Archive for design

Classin’ up the Place

I will be a guest instructor at Rook and Brush’s arts seminar series to be held at Advanced Education in Lanoka Harbor NJ next month.


Beginner crochet class will include how to choose yarn, hook sizes and learning a basic stitch enabling you to complete a project scarf. $15/one hour class, materials provided.

Watch this space for more info, or contact the organizer at Rook & Brush – a fun time will be had by all!


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Cobblestone Theivery; also Happy New Year.

I can usually motivate the writing muse with something visual – I had a quick but enjoyable walk in the park with the puppy this morning after the kids were off to school after winter break. There’s a tennis court behind (or in front of, depending on your direction) the park and it’s landscaped with those potato-sized river rocks that have always held some odd fascination for me. Did anybody else love painting rocks as a kid? The melding of art and organic did it for me, plus it was a portable “pretty” to admire wherever the mood struck. I vividly remember a red daisy with a yellow center I made with some too-thick possibly musty acrylic  leftover from a paint-by-numbers set.


I’ve seen a few crochet-covered stones here and there on the interwebs. (Even a flickr pool for them!) And I do love me some crochet covered things. Until just recently I was plagued by a series of creepy dreams involving real pets covered in yarn and faux fur.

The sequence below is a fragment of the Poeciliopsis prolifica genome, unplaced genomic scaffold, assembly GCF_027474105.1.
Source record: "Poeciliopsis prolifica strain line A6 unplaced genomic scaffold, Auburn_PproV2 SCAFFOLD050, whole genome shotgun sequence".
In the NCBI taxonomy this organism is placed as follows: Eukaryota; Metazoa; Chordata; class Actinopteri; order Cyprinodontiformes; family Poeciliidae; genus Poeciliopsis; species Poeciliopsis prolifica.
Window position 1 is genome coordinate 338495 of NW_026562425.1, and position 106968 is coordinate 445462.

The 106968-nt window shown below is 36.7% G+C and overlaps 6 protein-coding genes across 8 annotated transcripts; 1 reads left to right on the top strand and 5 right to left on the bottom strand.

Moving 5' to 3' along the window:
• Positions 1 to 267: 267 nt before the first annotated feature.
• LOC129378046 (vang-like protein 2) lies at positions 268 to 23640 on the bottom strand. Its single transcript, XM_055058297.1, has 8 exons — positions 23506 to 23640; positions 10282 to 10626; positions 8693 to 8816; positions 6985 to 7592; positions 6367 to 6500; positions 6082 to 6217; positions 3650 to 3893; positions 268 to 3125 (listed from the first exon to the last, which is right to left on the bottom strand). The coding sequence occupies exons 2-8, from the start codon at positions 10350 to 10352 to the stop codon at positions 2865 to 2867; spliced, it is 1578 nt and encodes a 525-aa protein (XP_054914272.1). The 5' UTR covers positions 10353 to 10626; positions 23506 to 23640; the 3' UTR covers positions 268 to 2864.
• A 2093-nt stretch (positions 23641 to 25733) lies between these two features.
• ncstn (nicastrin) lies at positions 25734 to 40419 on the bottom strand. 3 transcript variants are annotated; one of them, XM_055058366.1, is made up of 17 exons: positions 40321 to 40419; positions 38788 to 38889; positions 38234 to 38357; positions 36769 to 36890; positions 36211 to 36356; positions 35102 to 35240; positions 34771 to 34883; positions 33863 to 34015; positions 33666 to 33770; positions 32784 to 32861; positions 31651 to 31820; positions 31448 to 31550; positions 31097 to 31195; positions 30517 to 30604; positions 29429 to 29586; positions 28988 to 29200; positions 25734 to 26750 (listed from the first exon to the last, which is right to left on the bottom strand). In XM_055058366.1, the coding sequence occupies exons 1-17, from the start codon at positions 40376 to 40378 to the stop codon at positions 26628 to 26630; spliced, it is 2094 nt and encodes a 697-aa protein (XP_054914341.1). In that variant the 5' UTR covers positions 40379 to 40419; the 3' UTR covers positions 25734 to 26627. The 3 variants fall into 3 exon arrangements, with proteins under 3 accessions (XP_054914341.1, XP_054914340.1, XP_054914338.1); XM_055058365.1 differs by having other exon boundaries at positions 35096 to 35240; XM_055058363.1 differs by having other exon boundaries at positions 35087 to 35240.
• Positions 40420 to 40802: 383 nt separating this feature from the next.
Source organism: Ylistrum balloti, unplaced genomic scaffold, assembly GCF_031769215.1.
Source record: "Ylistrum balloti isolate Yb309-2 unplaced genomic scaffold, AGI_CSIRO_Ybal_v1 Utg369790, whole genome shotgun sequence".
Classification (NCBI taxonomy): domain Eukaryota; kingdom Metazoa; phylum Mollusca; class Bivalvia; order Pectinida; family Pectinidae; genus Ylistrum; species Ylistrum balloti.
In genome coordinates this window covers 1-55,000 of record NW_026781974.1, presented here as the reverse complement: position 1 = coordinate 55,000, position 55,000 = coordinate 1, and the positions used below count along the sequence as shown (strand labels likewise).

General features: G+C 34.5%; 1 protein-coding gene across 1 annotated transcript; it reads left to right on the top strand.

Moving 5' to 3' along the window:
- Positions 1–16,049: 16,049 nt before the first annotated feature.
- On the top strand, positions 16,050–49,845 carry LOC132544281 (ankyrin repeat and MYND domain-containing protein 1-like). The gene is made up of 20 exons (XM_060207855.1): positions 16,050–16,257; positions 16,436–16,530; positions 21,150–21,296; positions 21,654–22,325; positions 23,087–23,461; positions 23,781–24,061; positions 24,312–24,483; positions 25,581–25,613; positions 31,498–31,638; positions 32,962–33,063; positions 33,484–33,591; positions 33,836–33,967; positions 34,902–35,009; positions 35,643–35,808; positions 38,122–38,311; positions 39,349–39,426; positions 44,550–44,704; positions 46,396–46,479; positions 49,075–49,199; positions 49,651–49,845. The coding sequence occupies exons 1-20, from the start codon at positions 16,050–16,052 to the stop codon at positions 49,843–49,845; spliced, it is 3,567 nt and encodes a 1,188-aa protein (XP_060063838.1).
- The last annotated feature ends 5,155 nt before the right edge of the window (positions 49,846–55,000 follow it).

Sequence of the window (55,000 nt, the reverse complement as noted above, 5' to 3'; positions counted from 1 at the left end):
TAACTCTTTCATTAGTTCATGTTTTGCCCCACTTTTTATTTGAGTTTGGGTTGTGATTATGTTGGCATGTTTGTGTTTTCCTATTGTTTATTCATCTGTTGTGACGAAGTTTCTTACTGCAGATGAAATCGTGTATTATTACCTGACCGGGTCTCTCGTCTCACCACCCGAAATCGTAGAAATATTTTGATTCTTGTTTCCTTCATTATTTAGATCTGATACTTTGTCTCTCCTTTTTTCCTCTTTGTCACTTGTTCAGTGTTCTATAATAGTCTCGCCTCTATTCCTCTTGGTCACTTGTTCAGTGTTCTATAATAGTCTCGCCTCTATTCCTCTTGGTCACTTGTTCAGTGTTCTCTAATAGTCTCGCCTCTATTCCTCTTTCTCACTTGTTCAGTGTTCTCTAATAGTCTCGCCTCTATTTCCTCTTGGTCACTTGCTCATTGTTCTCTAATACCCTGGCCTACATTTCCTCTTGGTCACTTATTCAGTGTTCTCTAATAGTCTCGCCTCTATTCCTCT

So now I have an empty D*nkin’ Donuts travel mug in my right pocket because I can’t get enough caffeine in my system before walking to the bus, my phone in my other pocket, and the dog, who hasn’t been walked in too long and is straining to smell the thousand other animals who have passed by in the time since we’ve been here. I want to pick up a rock but realize, as I have before, that it’s technically stealing (an admonishment that I’m sure I heard from my parents as often as I’ve given to my kids). There are a few seniors gathering for tennis, but I wasn’t too worried, except I was because as I quickly scanned to area for a good one – oval but not too bumpy, granite-y instead of slate and bent down to grab it, I chose too quickly and immediately regretted my haste. How could I go back for another? Surely that would seem suspicious. I start to think about my “new” project – never mind the number of old new projects that are not finished.  I can cover it in the green thread I found yesterday when I cleaned out the coffee table drawers. It may look like moss. Now I’m daydreaming and I know it – what else could I cover in crochet? I could make little yarn leaves on those fallen branches over there. A theme! Maybe I will have an exhibition, a retrospective!  – but I’ll have to learn some type of doily-like pattern. Picots? I think I have some pattern books. Urgh, but I really don’t like thread crochet..oh, what is this now, a roadblock, put up by me? in my mind?  How very unusual…